Japan is on high alert after a 7.4 magnitude earthquake struck the northeast of the country at about 6am local time.

The quake, estimated to have occurred at a depth of around 30 kilometres (18.6 miles), was located off the east coast of Fukushima Prefecture, which bore the brunt of the 2011 Tōhoku earthquake and tsunami that triggered the Fukushima nuclear reactor disaster.

About an hour after the quake, waves of up to 1.4 metres (4.6 feet) were recorded on the east coast, local broadcaster NHK World reported, but authorities have warned that waves could get even higher – potentially up to 3 metres (9.8 feet) – and could also trigger landslides.

Though not as strong as the devastating 2011 quake that had a magnitude of 9.1, today's quake was still felt around the nation, with tremors shaking buildings as far away as Tokyo, some 240 kilometres (150 miles) southwest of the epicentre.

The Japan Meteorological Agency (JMA) originally issued tsunami warnings (but within the last hour, at about 9:50am local time, downgraded this to tsunami advisories) for both Fukushima Prefecture and Miygai Prefecture, directly to Fukushima's north.

A tsunami warning means damage due to waves is expected in these areas, with people asked to evacuate immediately from coastal regions and riverside areas to higher grounds or evacuation buildings.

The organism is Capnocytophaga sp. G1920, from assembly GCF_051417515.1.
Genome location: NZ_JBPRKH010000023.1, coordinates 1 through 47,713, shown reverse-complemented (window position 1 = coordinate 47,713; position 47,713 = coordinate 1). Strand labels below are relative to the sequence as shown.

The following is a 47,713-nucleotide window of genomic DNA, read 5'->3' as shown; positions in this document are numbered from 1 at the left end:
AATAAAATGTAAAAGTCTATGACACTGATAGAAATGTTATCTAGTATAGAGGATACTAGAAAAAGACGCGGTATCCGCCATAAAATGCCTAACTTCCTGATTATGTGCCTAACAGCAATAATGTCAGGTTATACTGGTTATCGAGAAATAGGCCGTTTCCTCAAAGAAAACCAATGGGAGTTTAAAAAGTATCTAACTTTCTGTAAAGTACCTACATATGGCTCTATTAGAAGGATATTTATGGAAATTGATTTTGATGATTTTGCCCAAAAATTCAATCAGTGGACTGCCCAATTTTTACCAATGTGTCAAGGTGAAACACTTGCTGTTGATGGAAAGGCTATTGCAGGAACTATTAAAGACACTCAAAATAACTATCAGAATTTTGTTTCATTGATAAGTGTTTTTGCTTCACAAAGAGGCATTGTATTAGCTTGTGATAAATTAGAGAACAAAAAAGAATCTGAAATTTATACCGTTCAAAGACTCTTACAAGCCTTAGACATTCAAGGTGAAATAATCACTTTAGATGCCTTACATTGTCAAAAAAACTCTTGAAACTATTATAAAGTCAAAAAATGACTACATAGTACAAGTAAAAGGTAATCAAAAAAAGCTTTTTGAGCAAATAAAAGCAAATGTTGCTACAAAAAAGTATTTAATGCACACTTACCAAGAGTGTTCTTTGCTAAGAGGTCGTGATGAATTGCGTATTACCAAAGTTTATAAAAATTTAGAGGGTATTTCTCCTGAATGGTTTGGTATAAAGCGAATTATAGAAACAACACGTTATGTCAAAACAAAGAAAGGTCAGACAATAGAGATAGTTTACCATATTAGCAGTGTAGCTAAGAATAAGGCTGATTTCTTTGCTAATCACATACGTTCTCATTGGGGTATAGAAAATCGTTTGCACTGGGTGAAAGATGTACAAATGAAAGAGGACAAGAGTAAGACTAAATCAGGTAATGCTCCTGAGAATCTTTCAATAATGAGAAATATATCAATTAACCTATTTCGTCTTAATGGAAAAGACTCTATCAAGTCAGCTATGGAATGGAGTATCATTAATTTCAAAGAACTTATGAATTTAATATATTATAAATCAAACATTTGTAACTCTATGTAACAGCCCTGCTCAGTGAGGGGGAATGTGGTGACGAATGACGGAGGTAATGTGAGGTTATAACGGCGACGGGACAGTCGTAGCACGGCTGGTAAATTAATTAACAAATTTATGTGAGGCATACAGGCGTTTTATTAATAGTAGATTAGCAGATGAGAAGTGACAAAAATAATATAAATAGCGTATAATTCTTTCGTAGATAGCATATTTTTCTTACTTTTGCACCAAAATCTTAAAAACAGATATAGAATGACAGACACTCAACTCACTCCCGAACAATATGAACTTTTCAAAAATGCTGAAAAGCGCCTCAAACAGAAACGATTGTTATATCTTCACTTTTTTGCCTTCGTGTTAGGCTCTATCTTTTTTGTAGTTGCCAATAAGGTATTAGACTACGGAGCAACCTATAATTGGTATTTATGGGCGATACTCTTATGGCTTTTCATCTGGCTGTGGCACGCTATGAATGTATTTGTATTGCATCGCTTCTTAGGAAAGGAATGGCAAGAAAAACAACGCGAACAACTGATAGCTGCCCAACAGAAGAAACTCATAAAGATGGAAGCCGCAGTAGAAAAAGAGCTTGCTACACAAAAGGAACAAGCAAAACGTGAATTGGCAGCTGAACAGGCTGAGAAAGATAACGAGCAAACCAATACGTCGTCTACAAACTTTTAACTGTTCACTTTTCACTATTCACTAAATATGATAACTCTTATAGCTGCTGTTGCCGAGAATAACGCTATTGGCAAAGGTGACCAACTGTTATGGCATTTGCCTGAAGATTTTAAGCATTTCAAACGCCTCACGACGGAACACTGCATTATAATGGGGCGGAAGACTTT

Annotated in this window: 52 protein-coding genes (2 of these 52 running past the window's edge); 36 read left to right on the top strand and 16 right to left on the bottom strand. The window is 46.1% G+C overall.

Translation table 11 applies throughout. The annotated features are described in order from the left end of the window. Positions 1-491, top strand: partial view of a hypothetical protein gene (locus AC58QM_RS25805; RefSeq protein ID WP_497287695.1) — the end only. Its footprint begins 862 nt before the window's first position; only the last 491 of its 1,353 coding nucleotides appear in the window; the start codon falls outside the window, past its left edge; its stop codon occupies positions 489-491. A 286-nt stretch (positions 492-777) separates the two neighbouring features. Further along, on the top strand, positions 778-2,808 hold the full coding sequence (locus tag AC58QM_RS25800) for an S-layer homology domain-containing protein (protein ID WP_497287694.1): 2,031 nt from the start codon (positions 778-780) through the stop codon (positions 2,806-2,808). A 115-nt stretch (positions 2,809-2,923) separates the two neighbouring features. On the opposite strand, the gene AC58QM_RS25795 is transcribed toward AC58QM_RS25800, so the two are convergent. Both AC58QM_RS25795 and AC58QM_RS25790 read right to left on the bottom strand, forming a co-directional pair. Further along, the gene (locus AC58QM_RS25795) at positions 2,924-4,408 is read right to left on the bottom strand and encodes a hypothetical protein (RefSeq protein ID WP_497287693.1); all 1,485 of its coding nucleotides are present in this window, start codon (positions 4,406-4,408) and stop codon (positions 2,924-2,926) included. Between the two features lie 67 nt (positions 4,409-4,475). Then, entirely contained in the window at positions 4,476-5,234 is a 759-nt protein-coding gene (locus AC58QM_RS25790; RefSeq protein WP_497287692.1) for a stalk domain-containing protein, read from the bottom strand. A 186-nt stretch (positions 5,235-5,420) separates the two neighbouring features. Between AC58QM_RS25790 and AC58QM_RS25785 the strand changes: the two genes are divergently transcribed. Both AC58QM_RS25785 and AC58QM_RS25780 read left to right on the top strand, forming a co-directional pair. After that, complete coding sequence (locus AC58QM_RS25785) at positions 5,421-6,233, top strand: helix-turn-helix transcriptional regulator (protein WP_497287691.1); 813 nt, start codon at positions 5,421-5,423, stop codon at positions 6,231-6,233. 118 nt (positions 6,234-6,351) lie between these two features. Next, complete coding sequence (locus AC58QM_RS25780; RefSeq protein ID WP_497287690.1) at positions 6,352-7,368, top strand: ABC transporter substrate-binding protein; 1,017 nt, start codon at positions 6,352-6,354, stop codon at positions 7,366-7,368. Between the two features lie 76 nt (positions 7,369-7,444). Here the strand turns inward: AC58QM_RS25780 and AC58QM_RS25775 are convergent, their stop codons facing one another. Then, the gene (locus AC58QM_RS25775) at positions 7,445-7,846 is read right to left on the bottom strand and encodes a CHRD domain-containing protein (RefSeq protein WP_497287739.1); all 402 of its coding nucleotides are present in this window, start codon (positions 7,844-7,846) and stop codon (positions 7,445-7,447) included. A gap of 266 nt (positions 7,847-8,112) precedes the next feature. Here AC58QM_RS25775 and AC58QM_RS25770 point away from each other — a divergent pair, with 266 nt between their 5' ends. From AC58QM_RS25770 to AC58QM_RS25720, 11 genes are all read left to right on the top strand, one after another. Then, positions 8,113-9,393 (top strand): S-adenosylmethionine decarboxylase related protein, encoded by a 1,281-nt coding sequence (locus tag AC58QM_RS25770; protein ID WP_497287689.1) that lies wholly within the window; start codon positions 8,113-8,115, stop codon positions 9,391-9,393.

In this situation, tsunami waves can be expected to hit repeatedly, the agency says, and advises citizens to avoid leaving safe ground until the warning has been lifted.

While the danger isn't over, the two prefectures have now been downgraded to a tsunami advisory warning, which carries less risk, but states that a marine threat is present, advising that people to get out of the water and leave coastal regions immediately.

So far, only small waves have been recorded, but there are fears that giant waves could still hit the coastline, as they did after the 2011 quake, which killed almost 16,000 people.

"It began with very, very small waves exactly as now," NHK journalist Judit Kwaguchi told ABC News. "But it increased up to 8 metres [26.2 feet] and even 15 metres [49.2 feet]."

At time of writing, no fatalities had been reported from today's quake or tsunami.

Representatives for the Tokyo Electric Power Company (TEPCO) that runs the Fukushima Daiichi power plant said that the cooling system in the No. 2 reactor had stopped working for a brief period, possibly due to the vibrations of the quake, but had been reactivated. No irregularities have so far been detected.

While the tsunami risk has been downgraded since the earthquake first struck, experts have warned that a second quake or aftershock could still trigger dangerous waves, so will be monitoring the situation closely.

For live updates on the situation, see The Guardian's live blog here.

Here's hoping the worst has already passed – we're thinking of you, Japan.